Cabinet must resign - parents
MANZINI – Parents called for a change in the system of governance and an immediate resignation of the Prime Minister and his Cabinet during their crisis meeting yesterday.
These are some of the demands that the parents raised during the meeting held at Bosco Skills Centre. One of the comments made by a parent was: "The Americans and the British are not stupid when they embrace political parties. Do we think we are much smarter than they are?"
The parents resolved to march to Parliament and Cabinet where they would make their aspirations known on a date yet to be arranged.
The meeting was attended by over 1 000 parents.
Among them were a number of plain clothes police officers.
The meeting was chaired by Emmanuel Ndlangamandla, the Director of the Coordination Assembly of Non Governmental Organisations (CANGO).
Though the agenda was to discuss a way forward amid the teachers’ strike, the meeting turned political.
Parents who are not even known in the political scene said they were fed up with the current system of government.
"You cannot bring down government if the system that put the current government in power is still in existence.ã€€ The only alternative is to return to political parties now," Reuben Sukati said.
Sibongile Mazibuko who is President of the Swaziland National Association of Teachers (SNAT) said children of some Cabinet ministers were schooling in South African schools where there are political parties.
"They do not want parties yet they take children to schools where there are political parties," she said.
Thousand Mabuza said now was an opportune time to remove the Tinkhundla system of governance once and for all.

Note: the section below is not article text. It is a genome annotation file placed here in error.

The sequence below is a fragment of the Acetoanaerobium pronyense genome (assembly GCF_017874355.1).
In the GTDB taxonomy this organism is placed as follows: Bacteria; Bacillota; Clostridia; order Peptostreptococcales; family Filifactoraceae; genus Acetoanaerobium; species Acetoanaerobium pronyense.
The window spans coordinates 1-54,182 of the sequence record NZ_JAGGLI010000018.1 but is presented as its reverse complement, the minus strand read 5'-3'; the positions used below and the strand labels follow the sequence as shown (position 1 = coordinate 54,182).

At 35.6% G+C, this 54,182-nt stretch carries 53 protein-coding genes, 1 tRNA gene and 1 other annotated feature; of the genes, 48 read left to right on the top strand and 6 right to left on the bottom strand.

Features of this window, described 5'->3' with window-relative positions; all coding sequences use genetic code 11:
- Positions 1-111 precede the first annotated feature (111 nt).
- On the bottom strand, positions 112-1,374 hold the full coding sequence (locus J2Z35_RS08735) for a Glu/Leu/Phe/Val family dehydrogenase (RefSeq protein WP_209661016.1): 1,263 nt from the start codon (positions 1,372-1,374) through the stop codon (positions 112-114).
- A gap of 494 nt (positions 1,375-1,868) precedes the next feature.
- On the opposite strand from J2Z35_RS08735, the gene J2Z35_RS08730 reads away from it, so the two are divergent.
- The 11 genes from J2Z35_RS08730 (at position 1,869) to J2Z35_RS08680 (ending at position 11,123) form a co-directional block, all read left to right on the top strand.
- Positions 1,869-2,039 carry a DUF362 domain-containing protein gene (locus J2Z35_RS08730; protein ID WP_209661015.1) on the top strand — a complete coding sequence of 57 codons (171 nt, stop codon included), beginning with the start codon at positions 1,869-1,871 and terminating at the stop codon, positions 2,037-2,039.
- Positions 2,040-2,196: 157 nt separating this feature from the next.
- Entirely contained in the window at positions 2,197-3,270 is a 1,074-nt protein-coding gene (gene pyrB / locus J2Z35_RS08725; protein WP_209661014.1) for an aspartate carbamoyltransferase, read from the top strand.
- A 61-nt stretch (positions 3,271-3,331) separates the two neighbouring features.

"The nation must go to the appropriate authorities and declare that this system of governance must go," he said.
Elliot Mkhatshwa said it would take only three days to do away with the current system of governance.
George Hleta said the financial crisis did not take the country by surprise but it was brought upon the nation by reckless spending.
"You can’t tell me now that an elderly woman was burnt to death in a house without having told me earlier that there is an elderly woman who stays alone in a house," he said.ã€€
When summarising the resolutions of the meeting, the Swaziland Coalition of Concerned Civic Organisations (SCCCO) confirmed that one of the resolutions was the call for a people-centred government to replace the current system.
Commotion as cops told to leave
MANZINI – There was commotion at the parents meeting when plain clothes police officers were told to leave the hall as they were not welcome.
The police officers who were over 20 had mingled with the parents and were scattered all over the hall.